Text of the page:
Some late-breaking news just coming into Foobooz World HQ this afternoon. It looks like Supper–Mitch Prensky’s dedicated farm-to-table restaurant on South Street–is closing down after eight-and-a-half years following dinner service next Friday.
No one out there can say that the Feliz crew doesn’t know how to put in a hard day’s work. Even though they closed Beast & Ale in Manayunk, they’ve still got Cantina Feliz in Fort Washington, La Calaca Feliz in Fairmount and Taqueria Feliz in Manayunk. And now they’re adding a 4th: Pizzeria Felici which, obviously, is some kind of sushi restaurant.
Tomorrow is World Smile Day. And yes, I know. If you’re a grouchy-ass cynic like me (or just deeply distrustful of people who smile for no reason), something like World Smile Day is just the worst.
But if you also happen to like caffeine (as I do), then there’s an upside to this one. Because eight Corner Bakery Cafe locations around Philly (and the burbs) are giving away free coffee for a year to the first 100 people in line tomorrow (Friday, October 2).
The downside? It comes with a free, bright yellow smiley-face mug. And that’s the mug you have to use if you want those free refills. Smiley-faces? Also the worst.
Jeremy Nolen—chef at Whetstone, the man behind Brauhaus and Wursthaus Schmitz, lonely local champion of modern German cuisine and a fella who knows an awful lot about tube-shaped meats—stopped by our table somewhere between the drinks arriving and the menus being taken away. He looked distracted, tired— sucking breath like a boxer in the third round suddenly realizing that the guy across the ring from him is more of a fighter than he’d expected. Read more »
What with all the Pope excitement and everything else going on around here, this sad news snuck right by us. But last Friday, the crew at Heirloom sent along a message that they’d shut down their Chestnut Hill BYO after a run that’d lasted more than three years.
“We have cherished the evenings and brunches we have spent providing you with our very best and will miss the intimate setting of Heirloom in making these memories.”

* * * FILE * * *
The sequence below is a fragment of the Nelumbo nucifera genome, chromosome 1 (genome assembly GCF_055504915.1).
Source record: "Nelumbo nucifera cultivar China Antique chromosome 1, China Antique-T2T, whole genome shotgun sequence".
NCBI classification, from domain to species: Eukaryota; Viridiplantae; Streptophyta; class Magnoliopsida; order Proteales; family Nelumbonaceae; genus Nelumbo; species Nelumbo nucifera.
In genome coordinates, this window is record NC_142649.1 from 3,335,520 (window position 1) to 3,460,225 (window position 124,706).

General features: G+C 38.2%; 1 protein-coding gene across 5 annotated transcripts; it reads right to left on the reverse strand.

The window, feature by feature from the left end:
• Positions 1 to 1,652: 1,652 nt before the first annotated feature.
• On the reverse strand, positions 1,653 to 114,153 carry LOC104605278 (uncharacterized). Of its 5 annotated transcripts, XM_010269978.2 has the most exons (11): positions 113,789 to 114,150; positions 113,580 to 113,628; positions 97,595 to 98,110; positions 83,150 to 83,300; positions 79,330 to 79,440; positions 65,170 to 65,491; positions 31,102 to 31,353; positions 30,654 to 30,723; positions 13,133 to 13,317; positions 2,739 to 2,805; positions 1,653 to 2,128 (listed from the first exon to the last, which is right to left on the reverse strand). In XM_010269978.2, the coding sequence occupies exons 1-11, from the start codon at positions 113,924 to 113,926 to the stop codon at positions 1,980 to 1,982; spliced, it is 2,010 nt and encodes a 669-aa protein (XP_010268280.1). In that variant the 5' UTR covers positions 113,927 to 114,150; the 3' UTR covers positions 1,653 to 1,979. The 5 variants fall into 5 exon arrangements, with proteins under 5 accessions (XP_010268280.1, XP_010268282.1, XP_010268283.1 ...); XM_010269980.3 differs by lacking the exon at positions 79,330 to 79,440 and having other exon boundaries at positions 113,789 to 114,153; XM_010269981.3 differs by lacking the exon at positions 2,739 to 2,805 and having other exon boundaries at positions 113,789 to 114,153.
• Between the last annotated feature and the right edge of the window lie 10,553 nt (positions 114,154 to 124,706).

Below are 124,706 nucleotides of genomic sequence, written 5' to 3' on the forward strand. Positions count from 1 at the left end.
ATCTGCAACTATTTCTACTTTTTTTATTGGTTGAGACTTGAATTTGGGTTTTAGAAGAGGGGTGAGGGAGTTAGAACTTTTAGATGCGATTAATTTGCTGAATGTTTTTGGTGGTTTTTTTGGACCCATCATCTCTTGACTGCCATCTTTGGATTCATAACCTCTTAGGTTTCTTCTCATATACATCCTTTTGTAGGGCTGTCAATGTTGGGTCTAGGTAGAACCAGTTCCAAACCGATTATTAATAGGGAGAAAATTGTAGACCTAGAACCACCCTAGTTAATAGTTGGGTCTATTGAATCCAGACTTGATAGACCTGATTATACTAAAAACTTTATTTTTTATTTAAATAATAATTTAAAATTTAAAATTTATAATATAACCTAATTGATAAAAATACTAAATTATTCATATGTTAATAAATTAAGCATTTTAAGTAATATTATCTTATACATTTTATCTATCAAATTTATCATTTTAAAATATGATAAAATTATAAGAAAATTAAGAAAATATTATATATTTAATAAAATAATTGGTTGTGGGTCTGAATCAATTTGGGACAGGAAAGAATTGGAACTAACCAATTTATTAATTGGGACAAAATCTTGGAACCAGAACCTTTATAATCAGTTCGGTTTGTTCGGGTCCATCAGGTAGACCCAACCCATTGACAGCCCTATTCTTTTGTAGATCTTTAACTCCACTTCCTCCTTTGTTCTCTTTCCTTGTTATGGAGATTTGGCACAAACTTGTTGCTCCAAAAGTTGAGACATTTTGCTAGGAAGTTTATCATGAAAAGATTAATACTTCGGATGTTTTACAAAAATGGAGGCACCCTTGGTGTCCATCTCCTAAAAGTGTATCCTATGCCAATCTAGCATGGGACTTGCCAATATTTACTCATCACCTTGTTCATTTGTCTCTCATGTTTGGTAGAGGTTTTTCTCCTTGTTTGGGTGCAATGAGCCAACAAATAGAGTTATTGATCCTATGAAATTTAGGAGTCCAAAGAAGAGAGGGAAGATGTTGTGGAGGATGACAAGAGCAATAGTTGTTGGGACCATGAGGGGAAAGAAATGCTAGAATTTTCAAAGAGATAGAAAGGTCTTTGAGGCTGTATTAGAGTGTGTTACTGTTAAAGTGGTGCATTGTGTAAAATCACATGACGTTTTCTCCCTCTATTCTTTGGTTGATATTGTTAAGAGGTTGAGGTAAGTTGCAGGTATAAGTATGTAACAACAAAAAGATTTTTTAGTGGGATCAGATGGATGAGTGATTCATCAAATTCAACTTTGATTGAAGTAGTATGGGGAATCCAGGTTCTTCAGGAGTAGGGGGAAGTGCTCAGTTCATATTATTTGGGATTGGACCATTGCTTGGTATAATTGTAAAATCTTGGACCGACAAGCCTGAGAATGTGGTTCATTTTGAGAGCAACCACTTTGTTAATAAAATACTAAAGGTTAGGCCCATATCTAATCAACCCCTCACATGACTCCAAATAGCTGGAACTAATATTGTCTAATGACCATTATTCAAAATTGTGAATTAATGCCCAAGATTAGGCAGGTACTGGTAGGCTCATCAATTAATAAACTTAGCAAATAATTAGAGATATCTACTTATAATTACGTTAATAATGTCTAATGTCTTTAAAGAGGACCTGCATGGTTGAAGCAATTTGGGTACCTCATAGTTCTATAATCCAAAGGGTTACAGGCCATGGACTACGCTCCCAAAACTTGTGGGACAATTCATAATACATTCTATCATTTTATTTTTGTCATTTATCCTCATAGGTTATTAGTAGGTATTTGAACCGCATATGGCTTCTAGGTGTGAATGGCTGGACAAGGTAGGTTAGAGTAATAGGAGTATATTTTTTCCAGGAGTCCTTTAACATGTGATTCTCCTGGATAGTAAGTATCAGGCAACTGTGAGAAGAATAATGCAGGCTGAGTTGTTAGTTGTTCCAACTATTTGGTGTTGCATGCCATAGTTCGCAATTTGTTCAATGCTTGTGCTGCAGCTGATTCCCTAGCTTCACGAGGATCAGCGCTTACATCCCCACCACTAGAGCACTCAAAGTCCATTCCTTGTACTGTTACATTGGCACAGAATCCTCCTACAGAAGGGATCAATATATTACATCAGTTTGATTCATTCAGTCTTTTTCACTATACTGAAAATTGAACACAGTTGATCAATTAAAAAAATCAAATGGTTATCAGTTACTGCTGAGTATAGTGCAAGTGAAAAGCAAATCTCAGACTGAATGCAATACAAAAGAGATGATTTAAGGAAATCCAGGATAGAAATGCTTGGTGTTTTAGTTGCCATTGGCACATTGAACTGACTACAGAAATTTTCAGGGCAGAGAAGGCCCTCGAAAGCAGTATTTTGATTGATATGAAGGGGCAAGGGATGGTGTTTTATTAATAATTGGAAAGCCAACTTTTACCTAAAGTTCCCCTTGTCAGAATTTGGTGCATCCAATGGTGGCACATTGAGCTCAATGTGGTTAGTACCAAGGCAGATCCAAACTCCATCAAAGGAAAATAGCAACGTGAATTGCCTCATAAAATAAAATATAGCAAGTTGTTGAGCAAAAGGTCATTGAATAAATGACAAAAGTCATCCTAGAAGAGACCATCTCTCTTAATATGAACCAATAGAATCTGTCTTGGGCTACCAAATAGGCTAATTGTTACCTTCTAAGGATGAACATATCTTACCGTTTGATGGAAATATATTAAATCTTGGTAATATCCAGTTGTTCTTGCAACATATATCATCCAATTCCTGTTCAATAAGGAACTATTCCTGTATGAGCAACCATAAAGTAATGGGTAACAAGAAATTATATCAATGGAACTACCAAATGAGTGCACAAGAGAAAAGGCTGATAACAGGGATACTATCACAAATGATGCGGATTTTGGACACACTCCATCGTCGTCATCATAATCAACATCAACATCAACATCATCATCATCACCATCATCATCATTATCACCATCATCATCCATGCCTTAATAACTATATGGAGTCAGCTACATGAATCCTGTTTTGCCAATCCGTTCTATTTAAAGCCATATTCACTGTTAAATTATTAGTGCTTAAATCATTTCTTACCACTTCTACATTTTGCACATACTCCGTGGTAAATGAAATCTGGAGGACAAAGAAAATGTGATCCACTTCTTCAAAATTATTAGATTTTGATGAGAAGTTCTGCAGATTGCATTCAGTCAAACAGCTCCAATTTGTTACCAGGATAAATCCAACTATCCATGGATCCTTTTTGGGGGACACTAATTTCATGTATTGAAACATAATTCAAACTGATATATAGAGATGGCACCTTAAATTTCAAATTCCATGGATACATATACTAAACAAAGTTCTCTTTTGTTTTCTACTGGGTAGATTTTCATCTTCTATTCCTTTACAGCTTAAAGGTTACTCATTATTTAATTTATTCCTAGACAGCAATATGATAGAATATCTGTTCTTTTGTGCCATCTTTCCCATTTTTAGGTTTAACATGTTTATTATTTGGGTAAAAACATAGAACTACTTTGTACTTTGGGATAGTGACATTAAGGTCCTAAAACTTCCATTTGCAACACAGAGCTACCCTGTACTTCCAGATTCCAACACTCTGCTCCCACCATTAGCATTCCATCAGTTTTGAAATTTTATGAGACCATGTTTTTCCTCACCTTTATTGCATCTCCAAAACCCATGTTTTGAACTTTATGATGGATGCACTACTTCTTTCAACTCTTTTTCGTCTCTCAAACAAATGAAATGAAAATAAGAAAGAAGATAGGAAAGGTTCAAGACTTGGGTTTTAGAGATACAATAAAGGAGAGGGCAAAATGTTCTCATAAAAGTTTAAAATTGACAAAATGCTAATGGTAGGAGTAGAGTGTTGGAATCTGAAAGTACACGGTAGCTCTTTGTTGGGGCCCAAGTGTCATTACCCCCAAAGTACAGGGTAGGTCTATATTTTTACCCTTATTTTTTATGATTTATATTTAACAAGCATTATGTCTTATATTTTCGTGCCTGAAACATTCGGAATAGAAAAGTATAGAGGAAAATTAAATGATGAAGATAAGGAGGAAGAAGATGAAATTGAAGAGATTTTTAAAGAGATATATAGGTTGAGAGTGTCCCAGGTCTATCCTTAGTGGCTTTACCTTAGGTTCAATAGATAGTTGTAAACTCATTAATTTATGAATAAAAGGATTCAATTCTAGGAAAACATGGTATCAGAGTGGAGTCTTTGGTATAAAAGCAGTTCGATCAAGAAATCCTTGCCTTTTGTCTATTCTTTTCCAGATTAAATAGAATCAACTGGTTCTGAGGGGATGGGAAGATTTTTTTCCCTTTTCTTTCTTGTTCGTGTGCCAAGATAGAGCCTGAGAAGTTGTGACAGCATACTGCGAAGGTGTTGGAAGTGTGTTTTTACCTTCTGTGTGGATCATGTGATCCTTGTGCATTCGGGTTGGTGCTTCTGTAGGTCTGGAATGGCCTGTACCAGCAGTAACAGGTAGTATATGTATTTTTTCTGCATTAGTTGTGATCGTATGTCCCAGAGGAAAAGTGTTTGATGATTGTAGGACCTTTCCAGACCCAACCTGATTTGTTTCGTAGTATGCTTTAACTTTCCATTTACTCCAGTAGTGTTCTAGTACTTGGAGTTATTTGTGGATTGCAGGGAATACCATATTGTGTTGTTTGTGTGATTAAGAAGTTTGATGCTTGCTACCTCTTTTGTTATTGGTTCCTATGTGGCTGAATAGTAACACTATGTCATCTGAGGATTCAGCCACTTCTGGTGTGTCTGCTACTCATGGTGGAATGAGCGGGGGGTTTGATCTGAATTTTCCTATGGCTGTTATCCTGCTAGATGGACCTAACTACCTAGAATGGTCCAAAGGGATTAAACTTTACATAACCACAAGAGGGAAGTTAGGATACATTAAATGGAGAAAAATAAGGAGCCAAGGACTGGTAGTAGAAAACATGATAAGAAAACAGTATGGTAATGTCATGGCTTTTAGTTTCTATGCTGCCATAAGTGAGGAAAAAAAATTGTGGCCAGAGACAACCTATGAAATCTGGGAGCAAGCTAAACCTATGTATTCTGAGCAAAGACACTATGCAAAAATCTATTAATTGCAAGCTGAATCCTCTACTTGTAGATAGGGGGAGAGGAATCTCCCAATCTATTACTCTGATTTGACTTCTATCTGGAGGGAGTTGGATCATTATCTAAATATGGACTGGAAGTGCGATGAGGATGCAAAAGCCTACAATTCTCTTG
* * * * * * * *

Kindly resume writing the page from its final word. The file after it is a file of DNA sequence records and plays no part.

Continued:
My problem with Bud & Marilyn’s is that I always want to be drunk before I go.
There are reasons. This isn’t me confessing to some latent alcohol problem, or anything so pedestrian. No, it’s because they have this chop suey on the menu, and this chop suey in particular (this chop suey more than all other chop sueys I’ve known) is maybe the most perfect drunk food ever created.
I know. No one eats chop suey anymore because chop suey was, is, always will be the avatar of Americanized Chinese food. There are a million stories of its creation. All of them are probably true. And it’s a dish that has lingered in the American consciousness for a century, staling and growing hoary with legend until it’s become the kind of thing you’d expect to find in some tiki’d and Buddha’d gold-flake dining room in suburban Milwaukee in 1977.
The good news is, everyone out there already knows the guy who’s gonna be taking on restaurant critic duties here at Philly mag and Foobooz because it’s me.
The bad news is, everyone already knows the guy, because it’s me.
Lay’s potato chips might have their whole “Do Us A Flavor” contest for creating new, weird potato chip flavors (Cappuccino, New York Reuben, Cheesy Garlic Bread — which isn’t at all bad), but Herr’s (the Nottingham, PA-based manufacturer of salty snack foods and recent winner of USA Today’s Best Food Factory Tour) has been messing with the basic potato chip formula since 1958 (just four years after the first flavored potato chip hit the market, in Ireland), so they’ve had plenty of time to practice. Which is why we decided that it was time to lay all the bounty down before us and have us a good ol’ side-by-side potato chip tasting, to see which was the best, which was the worst, and if there were any surprises to be found inside those bags.
And there were. Our team was thorough and our opinions strong, and now we humbly present to you All The Herr’s Potato Chip Flavors, Ranked. The rankings »
Tomorrow night is Feastival–one of the biggest culinary events of the year. Odds are pretty good that if you care about such things, you’ve already got your tickets in hand and are just counting down the hours until tomorrow nights arrival.
But because we know that some of you out there like to put things off until the last minute (an urge we wholeheartedly endorse here at Foobooz World HQ), we would just like to remind you that the last minute has now pretty much come. Tickets are still on sale, but your window of opportunity for using the 20% discount code we told you about last week is rapidly closing…
Bud & Marilyn’s–the new/old very American grandpa-themed bar and restaurant from Marcie Turney and Val Safran–has a couple of week’s worth of services in the rearview now. They’ve been eventful weeks (with menu tinkering and all the normal opening-month jitters) and busy weeks (they’re doing a booming business already), and seeing as we’ve already dropped in on the place a couple times, I figured it might be time to round up some first impressions.
1. Every restaurant in the entire city should serve fried cheese curds as good as the fried cheese curds served at Bud & Marilyn’s. This should be easy, considering the cheese curds at Bud & Marilyn’s taste roughly the same as every cheese curd that has ever been fried anywhere. What’s special about them is simply that, in a city like Philly where fried cheese curds are not exactly ubiquitous, Bud & Marilyn has them. And they’re so good I kinda never want to stop eating them.